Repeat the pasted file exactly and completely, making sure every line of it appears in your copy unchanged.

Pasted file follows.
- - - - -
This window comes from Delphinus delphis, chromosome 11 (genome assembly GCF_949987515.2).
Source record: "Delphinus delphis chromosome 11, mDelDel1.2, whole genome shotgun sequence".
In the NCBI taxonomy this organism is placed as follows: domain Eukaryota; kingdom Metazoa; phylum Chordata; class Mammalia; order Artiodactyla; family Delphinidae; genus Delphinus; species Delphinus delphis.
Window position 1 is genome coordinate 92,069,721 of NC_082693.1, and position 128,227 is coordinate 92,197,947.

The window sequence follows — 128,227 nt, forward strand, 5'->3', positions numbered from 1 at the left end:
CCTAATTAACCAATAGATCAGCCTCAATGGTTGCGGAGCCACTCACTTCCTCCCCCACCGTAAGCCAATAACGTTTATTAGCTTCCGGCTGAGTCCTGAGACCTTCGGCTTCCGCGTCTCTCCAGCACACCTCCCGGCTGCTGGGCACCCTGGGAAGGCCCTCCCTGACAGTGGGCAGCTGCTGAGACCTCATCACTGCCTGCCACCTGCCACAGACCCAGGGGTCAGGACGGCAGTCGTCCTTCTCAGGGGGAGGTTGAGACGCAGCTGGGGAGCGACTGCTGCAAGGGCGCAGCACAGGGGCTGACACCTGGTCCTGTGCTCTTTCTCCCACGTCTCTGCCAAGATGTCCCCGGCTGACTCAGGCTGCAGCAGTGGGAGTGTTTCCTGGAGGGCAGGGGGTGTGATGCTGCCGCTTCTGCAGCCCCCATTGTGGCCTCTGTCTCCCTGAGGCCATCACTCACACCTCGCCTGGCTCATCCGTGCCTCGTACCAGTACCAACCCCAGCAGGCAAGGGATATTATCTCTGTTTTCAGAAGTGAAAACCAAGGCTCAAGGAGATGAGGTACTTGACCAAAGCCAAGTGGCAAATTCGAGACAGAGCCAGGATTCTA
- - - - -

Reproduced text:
This window comes from Delphinus delphis, chromosome 11 (genome assembly GCF_949987515.2).
Source record: "Delphinus delphis chromosome 11, mDelDel1.2, whole genome shotgun sequence".
In the NCBI taxonomy this organism is placed as follows: domain Eukaryota; kingdom Metazoa; phylum Chordata; class Mammalia; order Artiodactyla; family Delphinidae; genus Delphinus; species Delphinus delphis.
Window position 1 is genome coordinate 92,069,721 of NC_082693.1, and position 128,227 is coordinate 92,197,947.

The window sequence follows — 128,227 nt, forward strand, 5'->3', positions numbered from 1 at the left end:
CCTAATTAACCAATAGATCAGCCTCAATGGTTGCGGAGCCACTCACTTCCTCCCCCACCGTAAGCCAATAACGTTTATTAGCTTCCGGCTGAGTCCTGAGACCTTCGGCTTCCGCGTCTCTCCAGCACACCTCCCGGCTGCTGGGCACCCTGGGAAGGCCCTCCCTGACAGTGGGCAGCTGCTGAGACCTCATCACTGCCTGCCACCTGCCACAGACCCAGGGGTCAGGACGGCAGTCGTCCTTCTCAGGGGGAGGTTGAGACGCAGCTGGGGAGCGACTGCTGCAAGGGCGCAGCACAGGGGCTGACACCTGGTCCTGTGCTCTTTCTCCCACGTCTCTGCCAAGATGTCCCCGGCTGACTCAGGCTGCAGCAGTGGGAGTGTTTCCTGGAGGGCAGGGGGTGTGATGCTGCCGCTTCTGCAGCCCCCATTGTGGCCTCTGTCTCCCTGAGGCCATCACTCACACCTCGCCTGGCTCATCCGTGCCTCGTACCAGTACCAACCCCAGCAGGCAAGGGATATTATCTCTGTTTTCAGAAGTGAAAACCAAGGCTCAAGGAGATGAGGTACTTGACCAAAGCCAAGTGGCAAATTCGAGACAGAGCCAGGATTCTA